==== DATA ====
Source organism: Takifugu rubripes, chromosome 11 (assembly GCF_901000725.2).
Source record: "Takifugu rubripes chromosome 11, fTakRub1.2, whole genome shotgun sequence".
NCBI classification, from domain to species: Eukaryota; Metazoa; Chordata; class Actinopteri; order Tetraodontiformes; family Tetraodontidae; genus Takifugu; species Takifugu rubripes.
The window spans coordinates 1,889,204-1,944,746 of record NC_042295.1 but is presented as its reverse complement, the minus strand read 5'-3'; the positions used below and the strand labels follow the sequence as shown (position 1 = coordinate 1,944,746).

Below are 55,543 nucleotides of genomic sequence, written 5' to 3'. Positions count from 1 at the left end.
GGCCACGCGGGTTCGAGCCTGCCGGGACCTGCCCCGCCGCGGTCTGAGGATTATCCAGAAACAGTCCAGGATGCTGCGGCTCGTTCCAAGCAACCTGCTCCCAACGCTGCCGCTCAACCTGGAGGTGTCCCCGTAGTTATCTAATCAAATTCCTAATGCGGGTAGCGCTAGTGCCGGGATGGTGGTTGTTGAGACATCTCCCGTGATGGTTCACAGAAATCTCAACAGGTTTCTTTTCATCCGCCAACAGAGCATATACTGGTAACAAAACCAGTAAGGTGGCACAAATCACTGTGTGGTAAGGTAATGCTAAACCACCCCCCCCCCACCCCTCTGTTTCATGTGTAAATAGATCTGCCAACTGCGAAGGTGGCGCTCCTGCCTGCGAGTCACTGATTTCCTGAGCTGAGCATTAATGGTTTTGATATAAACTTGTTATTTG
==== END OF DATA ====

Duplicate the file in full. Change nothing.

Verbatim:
Source organism: Takifugu rubripes, chromosome 11 (assembly GCF_901000725.2).
Source record: "Takifugu rubripes chromosome 11, fTakRub1.2, whole genome shotgun sequence".
NCBI classification, from domain to species: Eukaryota; Metazoa; Chordata; class Actinopteri; order Tetraodontiformes; family Tetraodontidae; genus Takifugu; species Takifugu rubripes.
The window spans coordinates 1,889,204-1,944,746 of record NC_042295.1 but is presented as its reverse complement, the minus strand read 5'-3'; the positions used below and the strand labels follow the sequence as shown (position 1 = coordinate 1,944,746).

Below are 55,543 nucleotides of genomic sequence, written 5' to 3'. Positions count from 1 at the left end.
GGCCACGCGGGTTCGAGCCTGCCGGGACCTGCCCCGCCGCGGTCTGAGGATTATCCAGAAACAGTCCAGGATGCTGCGGCTCGTTCCAAGCAACCTGCTCCCAACGCTGCCGCTCAACCTGGAGGTGTCCCCGTAGTTATCTAATCAAATTCCTAATGCGGGTAGCGCTAGTGCCGGGATGGTGGTTGTTGAGACATCTCCCGTGATGGTTCACAGAAATCTCAACAGGTTTCTTTTCATCCGCCAACAGAGCATATACTGGTAACAAAACCAGTAAGGTGGCACAAATCACTGTGTGGTAAGGTAATGCTAAACCACCCCCCCCCCACCCCTCTGTTTCATGTGTAAATAGATCTGCCAACTGCGAAGGTGGCGCTCCTGCCTGCGAGTCACTGATTTCCTGAGCTGAGCATTAATGGTTTTGATATAAACTTGTTATTTG